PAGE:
The 2023 Rugby World Cup is already underway with big wins and shocking defeats, including Fiji defeating Australia and sweeping Pool C.
In fact, this is shaping up to be one of the most entertaining World Cups we’ve ever had.
Over the course of seven weeks, there are 27 days during which a rugby match is played. And most match days there is more than one match, and most matches take place over the weekend.
For the full list of matches, check out our dedicated tournament schedule guide. And if you’re looking for a wall chart, we have one too. Scroll down to see our ranking of the top 12 gaming commentators and experts.
How to watch the 2023 Rugby World Cup on TV in the UK
In the United Kingdom, the tournament is broadcast only on ITV.
The main presenter is Mark Pougatch, who usually leads the channel’s football coverage. Jill Douglas will share presenting duties, from France, alongside David Flatman and Hugh Woozencroft.
Other experts on ITV’s roster include Jonny Wilkinson, Sam Warburton, Brian O’Driscoll, Bryan Habana, Clive Woodward, Sergio Parisse, Lawrence Dallaglio and Sean Fitzpatrick.
Lead commentary duties will fall to Nick Mullins, Miles Harrison, Johnnie Hammond, Martin Gillingham and Claire Thomas, while ITV’s co-commentary team includes Ben Kay, Shane Williams and Scott Hastings.
The interviews will be conducted by Gabriel Clarke, Lee McKenzie and Topsy Ojo.
In the United States, the tournament is broadcast on NBC Sports. In South Africa, the television coverage is SuperSport.
How to listen to the radio
Live radio coverage of Rugby World Cup 2023 matches is broadcast exclusively on the BBC. The matches will be broadcast on BBC Radio 5 Live, 5 Sports Extra and BBC Sounds.
Sonja McLaughlan is the lead radio presenter. Other BBC Radio experts and co-commentators include Matt Dawson, Chris Ashton and Ugo Monye.
Which ITV channel are the matches broadcast on?
All matches will be broadcast on ITV1 with the exception of the next eight matches.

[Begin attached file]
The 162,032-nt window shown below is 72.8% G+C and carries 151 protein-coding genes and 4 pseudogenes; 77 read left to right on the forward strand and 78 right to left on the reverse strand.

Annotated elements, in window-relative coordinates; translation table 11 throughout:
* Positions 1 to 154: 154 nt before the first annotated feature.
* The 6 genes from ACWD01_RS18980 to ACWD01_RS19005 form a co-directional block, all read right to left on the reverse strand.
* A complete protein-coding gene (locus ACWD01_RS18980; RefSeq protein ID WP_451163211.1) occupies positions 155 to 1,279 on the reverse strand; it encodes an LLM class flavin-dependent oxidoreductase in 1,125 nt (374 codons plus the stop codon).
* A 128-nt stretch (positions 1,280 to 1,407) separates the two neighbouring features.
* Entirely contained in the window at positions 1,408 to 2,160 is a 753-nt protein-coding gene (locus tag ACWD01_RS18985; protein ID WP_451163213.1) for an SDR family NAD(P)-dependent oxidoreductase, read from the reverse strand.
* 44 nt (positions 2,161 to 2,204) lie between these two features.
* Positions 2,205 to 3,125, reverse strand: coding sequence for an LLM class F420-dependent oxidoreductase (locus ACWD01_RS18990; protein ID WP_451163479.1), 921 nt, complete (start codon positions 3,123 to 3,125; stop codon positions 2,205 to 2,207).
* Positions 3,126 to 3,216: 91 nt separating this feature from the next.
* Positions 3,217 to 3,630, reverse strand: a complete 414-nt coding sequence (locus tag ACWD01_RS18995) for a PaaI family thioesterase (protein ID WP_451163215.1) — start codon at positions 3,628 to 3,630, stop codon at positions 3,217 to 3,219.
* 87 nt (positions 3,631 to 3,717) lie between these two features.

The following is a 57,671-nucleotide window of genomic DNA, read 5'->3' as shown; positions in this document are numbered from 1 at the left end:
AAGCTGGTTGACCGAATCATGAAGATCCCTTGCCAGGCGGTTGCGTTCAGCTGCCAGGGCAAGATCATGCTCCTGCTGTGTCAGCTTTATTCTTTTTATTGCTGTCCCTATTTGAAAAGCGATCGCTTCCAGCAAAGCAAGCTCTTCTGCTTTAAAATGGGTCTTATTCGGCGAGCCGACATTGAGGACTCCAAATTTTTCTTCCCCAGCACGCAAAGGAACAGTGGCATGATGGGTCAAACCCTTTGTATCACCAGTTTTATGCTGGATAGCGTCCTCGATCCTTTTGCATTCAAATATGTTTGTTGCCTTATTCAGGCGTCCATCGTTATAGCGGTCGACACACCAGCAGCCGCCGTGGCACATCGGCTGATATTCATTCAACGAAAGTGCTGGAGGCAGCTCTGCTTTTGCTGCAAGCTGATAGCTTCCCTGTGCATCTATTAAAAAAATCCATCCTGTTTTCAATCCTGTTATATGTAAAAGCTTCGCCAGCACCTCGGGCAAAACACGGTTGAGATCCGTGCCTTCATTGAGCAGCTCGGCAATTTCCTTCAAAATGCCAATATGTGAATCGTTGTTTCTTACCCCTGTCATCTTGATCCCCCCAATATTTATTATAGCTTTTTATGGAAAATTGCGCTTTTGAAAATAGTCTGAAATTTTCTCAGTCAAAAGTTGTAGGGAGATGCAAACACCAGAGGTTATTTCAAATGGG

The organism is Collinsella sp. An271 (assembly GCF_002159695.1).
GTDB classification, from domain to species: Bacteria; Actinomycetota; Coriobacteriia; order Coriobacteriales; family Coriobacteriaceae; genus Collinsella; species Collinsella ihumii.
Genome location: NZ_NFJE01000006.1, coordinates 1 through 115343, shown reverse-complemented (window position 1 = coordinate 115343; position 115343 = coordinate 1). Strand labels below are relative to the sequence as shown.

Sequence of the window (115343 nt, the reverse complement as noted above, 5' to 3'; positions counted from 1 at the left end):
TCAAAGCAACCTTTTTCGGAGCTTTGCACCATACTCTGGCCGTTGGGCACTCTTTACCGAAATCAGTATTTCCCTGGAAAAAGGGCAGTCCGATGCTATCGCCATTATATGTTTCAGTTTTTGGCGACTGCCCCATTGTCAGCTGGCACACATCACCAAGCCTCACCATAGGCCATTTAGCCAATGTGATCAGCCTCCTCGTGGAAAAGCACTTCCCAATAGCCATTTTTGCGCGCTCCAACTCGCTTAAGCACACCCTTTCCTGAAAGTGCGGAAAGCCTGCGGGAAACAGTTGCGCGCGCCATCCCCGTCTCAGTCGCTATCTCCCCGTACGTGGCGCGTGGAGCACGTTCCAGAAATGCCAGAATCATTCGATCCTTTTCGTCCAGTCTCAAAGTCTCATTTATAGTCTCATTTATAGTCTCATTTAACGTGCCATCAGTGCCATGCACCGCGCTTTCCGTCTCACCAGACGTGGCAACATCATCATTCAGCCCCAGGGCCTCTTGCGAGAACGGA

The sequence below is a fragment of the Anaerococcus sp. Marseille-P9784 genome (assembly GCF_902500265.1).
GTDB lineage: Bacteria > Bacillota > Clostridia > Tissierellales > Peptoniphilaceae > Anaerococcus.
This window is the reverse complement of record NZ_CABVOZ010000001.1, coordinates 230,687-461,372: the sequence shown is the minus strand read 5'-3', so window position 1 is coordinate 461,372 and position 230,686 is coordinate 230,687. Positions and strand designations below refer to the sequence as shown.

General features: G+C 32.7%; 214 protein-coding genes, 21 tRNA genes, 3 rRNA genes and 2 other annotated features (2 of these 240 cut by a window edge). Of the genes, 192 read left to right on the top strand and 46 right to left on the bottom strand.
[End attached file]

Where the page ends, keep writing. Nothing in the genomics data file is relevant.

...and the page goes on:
- Italy vs Uruguay (September 20) – ITV4
- France v Namibia (September 21) – ITV4
- Uruguay vs Namibia (September 27) – ITV4
- Japan v Samoa (September 28) – ITV4
- Australia v Portugal (October 1) – ITV4
- New Zealand v Uruguay (October 5) – ITV4
- Tonga v Romania (October 8) – ITV3
- Fiji v Portugal (October 8) – ITV4
By Charles Richardson
Here’s our guide to the best experts and commentators working in the sport.
To avoid any conflict of interest, three Telegraph columnists were deemed ineligible for selection on this list: Brian Moore, Maggie Alphonsi and Sir Ian McGeechan.
12. Laurent Dallaglio (ITV)
Prone to rambling, but amidst some occasional waffling there can be a lot of sense. Like England captain Johnson (see below), Dallaglio is outspoken and not afraid to say what he thinks, but knowledge of the laws of the game can often be lacking. Cunning in this area was one of his strong points as a player; I’m not really an expert. However, a fervent follower of rugby on a daily basis; He knows how to listen better than most.
11. Bobby Skinstad (BBC)
He was a breath of fresh air in the early 2000s alongside Stuart Barnes, Dewi Morris and Simon Lazenby in the much-loved (and much-missed!) Sky Sports magazine show The Rugby Club. He is no longer a regular on the British airwaves but, like Fitzpatrick, a southern hemisphere perspective is valuable, if not always welcome.
10. Martin Johnson (BBC)
A little terse and factual (full member of the “why use two words when one will do?” brigade), but that’s almost its strong point. Just like when he was a player, he doesn’t fill the airwaves with idle chatter and when he talks, people listen. Almost unparalleled insight, in expert terms, into what it takes to lead and succeed at the top, but he hasn’t been involved in the elite game for some time.
9. Scott Hastings (ITV)
Although the former Scotland center retired professionally in 1997, his scholarly experience, coupled with his friendly tone, means he is often elevated to lead commentator. This promotion is only given to the strictest broadcasters; those who, like Hastings, are not afraid to let the action do the talking. Unlike some of his teammates, it is clear that he continues to follow football closely.
8. Ben Kay (ITV)
Astute and analytical in forward exchanges (particularly set pieces, his dominance as a player) and, to be fair, well versed in the laws and the latest referee instructions. Attempts at “joking” can be irritating, mind you, and he tends to overcomplicate himself when calling a spade a spade might be more helpful to the viewer.
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